Decades later, when I ask my students who has seen a Western, only a few hands are raised.  When I ask who has seen a John Wayne movie, even fewer hands go up.  Times have changed.  Those Westerns no longer form the backbone of the American mythological machinery.

I do not know what has replaced them.

One quality of national mythologies tends to be pastness.  These stories almost always involve some key moment in the nation's history.  But I do not know what moments in American history attract the collective imagination of the 18-24 population.  When I think of what stories these young people might hear and tell obsessively, the way I dreamed of being Davy Crockett -- I come up blank.

X-Men marks the spot?
The stories they seem the most attracted to involve not American history but American fantasy: superheroes and vampires.

One function of stories is to supply its audience with models and examples to be called upon later in life.  Stories provide us heroes and villains that we can use later for comparison to real-life situations.  When times get tough in the future, when today's 18-24 generation has been elected to Congress or is raising families or is otherwise calling the shots, will its members ask themselves: What would Spider-Man or Batman do?  Which one of the X-men is most like me and what would he/she have done in a situation like this?  In this dilemma, which would be the most useful: the qualities of a vampire or the qualities of a werewolf?

My hero!
Or perhaps I am thinking of the wrong type of story.  Perhaps the story they have experienced the most often is told on a PlayStation or an Xbox.  What will their narrative templates be?  With whom do they identify most?  Mario?  Luigi?  The Master Chief from Halo?

I am not trying to be flippant about the issue.  I mean, I'm not trying to be ONLY flippant.  But when I wonder what stories this generation hears the most, thinks about the most, identifies with the most, I genuinely do not have much of an answer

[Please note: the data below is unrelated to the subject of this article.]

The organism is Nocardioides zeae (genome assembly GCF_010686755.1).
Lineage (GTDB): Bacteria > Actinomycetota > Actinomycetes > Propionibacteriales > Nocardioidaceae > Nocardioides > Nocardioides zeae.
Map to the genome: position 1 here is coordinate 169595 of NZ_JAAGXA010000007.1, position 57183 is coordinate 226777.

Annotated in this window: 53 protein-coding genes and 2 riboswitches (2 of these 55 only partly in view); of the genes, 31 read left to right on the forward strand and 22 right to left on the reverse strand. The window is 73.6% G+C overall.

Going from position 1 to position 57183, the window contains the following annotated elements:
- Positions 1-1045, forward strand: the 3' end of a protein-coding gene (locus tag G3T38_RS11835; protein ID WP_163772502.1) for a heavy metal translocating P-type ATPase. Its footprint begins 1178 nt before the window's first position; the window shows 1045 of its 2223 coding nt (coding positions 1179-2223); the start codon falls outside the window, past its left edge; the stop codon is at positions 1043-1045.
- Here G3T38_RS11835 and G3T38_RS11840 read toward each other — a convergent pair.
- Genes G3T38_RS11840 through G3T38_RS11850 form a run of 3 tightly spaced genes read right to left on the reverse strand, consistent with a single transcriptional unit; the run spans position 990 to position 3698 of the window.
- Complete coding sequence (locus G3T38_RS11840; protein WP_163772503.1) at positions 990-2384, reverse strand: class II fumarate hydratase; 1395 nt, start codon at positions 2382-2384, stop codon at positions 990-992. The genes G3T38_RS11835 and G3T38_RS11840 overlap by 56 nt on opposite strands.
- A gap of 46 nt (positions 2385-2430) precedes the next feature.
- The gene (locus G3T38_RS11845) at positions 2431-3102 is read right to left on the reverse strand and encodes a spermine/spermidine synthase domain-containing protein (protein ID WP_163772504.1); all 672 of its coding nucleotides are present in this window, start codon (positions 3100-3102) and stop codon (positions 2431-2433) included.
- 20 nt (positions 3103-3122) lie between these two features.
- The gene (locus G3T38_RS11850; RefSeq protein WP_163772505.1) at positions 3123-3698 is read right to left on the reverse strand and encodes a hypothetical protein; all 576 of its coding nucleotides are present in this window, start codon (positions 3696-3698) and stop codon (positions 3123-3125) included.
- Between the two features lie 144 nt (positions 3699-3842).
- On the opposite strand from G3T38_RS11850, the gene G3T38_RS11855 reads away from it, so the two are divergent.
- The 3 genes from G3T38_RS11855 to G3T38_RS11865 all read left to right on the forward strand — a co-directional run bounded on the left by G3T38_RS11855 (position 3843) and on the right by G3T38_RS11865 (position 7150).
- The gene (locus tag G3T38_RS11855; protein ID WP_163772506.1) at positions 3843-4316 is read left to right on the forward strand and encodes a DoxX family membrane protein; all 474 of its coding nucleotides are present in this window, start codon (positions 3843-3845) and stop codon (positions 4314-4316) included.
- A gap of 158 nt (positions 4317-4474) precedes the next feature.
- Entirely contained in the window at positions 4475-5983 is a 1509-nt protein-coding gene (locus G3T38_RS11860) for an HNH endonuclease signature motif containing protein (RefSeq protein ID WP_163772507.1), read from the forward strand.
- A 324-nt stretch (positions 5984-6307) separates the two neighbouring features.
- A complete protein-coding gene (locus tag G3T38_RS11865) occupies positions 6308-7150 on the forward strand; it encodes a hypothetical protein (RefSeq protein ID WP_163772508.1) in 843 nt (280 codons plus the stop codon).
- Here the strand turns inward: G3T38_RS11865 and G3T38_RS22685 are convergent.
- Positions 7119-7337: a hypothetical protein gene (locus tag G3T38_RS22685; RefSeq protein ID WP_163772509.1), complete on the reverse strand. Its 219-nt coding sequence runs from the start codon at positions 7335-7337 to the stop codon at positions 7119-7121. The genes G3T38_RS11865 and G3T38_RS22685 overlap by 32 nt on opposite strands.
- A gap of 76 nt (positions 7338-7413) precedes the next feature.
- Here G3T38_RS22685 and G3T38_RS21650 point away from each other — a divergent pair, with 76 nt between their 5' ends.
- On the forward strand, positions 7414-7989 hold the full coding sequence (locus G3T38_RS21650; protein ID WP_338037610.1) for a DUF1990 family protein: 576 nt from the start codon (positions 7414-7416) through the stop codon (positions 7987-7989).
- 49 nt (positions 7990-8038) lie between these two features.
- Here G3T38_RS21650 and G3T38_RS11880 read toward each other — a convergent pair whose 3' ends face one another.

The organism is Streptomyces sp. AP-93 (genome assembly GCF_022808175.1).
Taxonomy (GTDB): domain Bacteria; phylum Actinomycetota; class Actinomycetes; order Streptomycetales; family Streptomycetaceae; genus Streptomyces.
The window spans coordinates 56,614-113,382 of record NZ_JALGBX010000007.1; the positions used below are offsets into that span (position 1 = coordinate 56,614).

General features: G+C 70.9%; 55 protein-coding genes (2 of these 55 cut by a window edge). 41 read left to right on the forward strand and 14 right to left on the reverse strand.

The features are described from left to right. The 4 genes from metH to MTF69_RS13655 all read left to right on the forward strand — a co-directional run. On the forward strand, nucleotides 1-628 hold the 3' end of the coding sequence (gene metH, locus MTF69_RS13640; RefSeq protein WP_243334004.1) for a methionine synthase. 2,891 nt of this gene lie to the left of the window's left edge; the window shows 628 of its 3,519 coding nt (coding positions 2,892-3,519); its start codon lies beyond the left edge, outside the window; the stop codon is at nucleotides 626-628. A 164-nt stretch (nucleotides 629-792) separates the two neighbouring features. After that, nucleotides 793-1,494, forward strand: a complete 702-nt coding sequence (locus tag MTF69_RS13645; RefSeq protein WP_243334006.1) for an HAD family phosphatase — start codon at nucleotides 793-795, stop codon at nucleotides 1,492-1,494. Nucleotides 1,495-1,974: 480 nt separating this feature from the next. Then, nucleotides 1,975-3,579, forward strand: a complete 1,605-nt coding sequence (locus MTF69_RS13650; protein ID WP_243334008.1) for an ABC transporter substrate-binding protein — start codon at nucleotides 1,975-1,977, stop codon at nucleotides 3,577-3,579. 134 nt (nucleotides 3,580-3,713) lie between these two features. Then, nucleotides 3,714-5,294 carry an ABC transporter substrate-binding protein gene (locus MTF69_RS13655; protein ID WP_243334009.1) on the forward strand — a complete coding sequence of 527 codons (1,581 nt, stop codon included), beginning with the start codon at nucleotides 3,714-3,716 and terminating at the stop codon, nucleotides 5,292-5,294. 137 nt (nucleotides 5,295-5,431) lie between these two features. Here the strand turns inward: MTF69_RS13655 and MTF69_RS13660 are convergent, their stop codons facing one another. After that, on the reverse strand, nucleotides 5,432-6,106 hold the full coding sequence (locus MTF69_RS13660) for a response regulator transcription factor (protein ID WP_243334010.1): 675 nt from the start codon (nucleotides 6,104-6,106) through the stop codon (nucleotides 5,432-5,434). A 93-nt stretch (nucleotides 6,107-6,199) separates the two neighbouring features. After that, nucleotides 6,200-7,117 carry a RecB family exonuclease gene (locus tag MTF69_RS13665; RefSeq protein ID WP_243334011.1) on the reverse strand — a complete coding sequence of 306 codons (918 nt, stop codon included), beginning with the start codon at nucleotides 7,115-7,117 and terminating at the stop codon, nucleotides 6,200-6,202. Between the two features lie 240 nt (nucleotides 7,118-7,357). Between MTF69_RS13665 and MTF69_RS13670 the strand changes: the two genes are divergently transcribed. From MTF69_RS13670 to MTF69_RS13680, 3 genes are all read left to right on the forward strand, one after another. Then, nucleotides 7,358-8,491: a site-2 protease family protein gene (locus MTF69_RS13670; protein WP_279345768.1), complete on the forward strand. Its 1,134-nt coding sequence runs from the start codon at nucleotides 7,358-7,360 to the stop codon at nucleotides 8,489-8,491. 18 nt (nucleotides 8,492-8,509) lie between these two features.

1. I'm hoping that 18-24 set answer the question because such knowledge is a prerequisite for anyone writing fiction for that demographic. I'm partial to Master Chief (I play Halo games WAY too much) in the meantime. After reading, I'm trying to think of GenX's myth(s). I'd say Zombies but then I can't pinpoint the metanarrative involved/invoked with/by zombie narratives. "If it bleeds, we can kill it." (Ahnold in Predator)? "Greed is good." (Wall St.)? "Get away from her you BITCH!" (Ripley in Aliens)? Those are too small of course, just lines from films not myths really. Was also trying to think of the role playing games we played as kids... we played "army" alot and that usually involved repelling alien invasions of the planet (we were hooked on "Creature Features" every Saturday morning). We "hunted" each other in the woods (we grew up in the mountains) but that's not getting me to a myth to pinpoint either. Intriguing topic.... how do you actually find a dominant myth?

  2. Interesting question, Scott. I don't know if it is fading. There are so many examples of college parties where the theme is "Cowboys and Indians." And you can still buy plastic dime store cowboy and Indian figures. And boy scout programs and summer camps where kids play Indian are still around. It is a good question, though, and definitely worth exploring.

  3. I think this is among your best work, actually. I need my daughter to come read this. She is 23 and I was actually surprised a year or two ago to realize that not only did she not watch John Wayne movies (a travesty), but had missed almost every WW2 movie ever made. I felt like an utter failure.

  4. Great food for thought--and for the Myth & Lit class I might be teaching...Thanks.